Project Ara, arguably the most daring smartphone project of Google yet, is finally set to be revealed soon, with the tech giant announcing that it would be shipping the first iteration of the modular smartphone to developers by the end of 2016. This means that soon, consumers will be able to try out Project Ara's novel approach to mobile computing.
The announcement, made during the Advanced Technologies and Products (ATAP) session of Google I/O 2016 last week, was received with thunderous applause from the audience in attendance. Using one of the Ara prototypes, Rafa Camargo, the lead engineer on Project Ara, simply placed the modular smartphone on a table and instructed the device to eject the camera.
The camera module at the back of the device promptly disengaged from the smartphone's frame.
The progress and development of Project Ara have not been revealed by Google lately. After a series of public demonstrations which did not really work very well, the tech giant has been pretty silent about its modular smartphone project. In fact, Google's silence was so prominent that some began to speculate that Project Ara had been discontinued.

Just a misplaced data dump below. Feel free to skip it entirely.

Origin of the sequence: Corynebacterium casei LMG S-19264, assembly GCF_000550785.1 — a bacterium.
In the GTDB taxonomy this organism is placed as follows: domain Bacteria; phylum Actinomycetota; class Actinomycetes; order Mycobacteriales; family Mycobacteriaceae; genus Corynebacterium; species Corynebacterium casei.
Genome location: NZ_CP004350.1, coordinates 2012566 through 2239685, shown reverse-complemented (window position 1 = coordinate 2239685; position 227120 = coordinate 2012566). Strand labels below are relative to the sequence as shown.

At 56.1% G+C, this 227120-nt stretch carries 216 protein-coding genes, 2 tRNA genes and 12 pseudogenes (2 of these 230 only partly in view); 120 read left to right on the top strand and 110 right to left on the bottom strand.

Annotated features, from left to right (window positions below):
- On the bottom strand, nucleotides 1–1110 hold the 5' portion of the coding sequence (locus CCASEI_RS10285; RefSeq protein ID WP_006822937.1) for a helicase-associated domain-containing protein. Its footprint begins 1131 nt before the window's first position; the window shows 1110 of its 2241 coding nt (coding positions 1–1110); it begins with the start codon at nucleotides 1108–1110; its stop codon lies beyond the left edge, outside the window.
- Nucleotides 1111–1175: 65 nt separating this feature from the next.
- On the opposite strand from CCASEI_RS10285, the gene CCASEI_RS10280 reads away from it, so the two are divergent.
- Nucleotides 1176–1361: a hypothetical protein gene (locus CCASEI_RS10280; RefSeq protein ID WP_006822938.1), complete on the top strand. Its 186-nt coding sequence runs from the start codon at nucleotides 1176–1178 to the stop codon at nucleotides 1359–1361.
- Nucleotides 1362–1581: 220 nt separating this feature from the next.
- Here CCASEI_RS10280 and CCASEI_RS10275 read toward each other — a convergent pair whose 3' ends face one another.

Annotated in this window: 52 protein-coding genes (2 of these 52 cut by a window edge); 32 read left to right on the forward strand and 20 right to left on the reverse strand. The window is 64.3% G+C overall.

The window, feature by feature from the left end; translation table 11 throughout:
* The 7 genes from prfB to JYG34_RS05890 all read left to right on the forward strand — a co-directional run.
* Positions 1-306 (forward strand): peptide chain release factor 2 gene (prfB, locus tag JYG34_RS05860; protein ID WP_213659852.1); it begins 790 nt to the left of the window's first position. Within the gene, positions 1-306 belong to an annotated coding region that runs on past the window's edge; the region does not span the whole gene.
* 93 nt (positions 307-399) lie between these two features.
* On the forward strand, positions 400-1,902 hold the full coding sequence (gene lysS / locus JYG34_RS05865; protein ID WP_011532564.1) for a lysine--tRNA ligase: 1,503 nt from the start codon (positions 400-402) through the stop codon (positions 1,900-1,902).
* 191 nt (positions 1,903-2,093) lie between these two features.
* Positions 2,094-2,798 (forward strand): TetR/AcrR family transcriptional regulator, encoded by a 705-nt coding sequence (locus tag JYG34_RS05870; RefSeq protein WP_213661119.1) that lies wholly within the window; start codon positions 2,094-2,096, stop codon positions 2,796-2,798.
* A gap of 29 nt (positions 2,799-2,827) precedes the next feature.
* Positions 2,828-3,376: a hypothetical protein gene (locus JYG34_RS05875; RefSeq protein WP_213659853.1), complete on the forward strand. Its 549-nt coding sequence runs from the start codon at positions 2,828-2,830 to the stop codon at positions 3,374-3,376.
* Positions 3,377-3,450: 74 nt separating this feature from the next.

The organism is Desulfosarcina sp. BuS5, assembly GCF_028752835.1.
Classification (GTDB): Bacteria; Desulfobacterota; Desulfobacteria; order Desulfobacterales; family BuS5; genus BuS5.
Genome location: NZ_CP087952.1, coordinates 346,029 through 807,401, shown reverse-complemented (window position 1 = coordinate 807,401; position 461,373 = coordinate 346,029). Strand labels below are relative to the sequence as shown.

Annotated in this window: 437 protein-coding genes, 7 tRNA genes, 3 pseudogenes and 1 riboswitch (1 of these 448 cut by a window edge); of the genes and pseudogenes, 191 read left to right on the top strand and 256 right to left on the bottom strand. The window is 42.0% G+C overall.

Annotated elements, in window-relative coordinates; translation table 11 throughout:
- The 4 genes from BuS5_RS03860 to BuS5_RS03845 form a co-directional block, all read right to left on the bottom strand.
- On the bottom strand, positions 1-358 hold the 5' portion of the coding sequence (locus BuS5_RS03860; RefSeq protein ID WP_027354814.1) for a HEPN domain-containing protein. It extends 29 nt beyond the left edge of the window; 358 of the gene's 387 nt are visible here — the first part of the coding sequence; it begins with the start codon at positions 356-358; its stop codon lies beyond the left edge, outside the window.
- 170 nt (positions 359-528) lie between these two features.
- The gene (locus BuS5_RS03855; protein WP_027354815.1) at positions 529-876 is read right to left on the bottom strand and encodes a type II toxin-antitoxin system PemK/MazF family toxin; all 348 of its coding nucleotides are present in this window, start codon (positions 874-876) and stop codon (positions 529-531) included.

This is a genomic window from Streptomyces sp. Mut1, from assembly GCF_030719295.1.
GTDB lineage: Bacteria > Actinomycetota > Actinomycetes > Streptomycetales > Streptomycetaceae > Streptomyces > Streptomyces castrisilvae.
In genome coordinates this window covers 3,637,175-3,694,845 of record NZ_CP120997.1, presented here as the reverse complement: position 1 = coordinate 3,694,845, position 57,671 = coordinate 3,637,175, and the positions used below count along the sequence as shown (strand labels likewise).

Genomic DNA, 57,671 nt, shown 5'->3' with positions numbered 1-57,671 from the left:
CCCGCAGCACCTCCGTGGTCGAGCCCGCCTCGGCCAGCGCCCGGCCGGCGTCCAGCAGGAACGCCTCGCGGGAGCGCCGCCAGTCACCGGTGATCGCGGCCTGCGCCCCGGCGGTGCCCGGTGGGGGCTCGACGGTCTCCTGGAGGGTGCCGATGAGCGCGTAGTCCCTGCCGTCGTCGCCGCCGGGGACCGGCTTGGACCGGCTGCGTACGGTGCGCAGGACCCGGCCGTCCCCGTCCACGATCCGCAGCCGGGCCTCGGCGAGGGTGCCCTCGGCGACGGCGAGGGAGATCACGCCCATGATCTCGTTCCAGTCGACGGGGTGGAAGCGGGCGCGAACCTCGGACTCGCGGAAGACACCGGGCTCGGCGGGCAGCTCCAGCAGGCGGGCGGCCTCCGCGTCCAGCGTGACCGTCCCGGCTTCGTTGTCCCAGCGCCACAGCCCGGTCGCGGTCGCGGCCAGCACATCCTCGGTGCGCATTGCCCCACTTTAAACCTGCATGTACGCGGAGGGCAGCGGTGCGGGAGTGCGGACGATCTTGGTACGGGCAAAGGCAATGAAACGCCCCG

As it turned out, work the modular smartphone was steadily progressing, and now, it is ready to ship to developers by the end of the year.
The Project Ara phone that Google would be releasing would not be the exact same handset that the tech giant originally planned, however. In Ara's original design, even the chipset, display and the main battery are interchangeable. In its current iteration, the basics of the phone are already integrated into the frame. The frame would carry six slots for modules at the back, the contents of which would depend on the device's users.
Thus, even if Project Ara would not really be as future-proof as its original design, the sheer capability of the modular smartphone to be customizable depending on users' preference is already a huge draw. Indeed, once Project Ara formally launches to the consumer market, it would truly be a device that is one-of-a-kind.
Among the modules that Google has shown so far are additional battery components, which are speculated to add about 45 percent of battery life for each module added, a camera, a series of powerful speakers, an e-ink display for the back and an expanded memory module. There's even a glucometer module, for users with diabetes.
Though it has taken quite some time before the device is finally ready, Camargo believes that Ara has what it takes to make a real difference to the smartphone world.
"We really have to bring it to consumers, we have to make it attractive, we have to make them understand it," he said.
Considering what the device offers, Project Ara might very well be the game-changer it was always meant to be.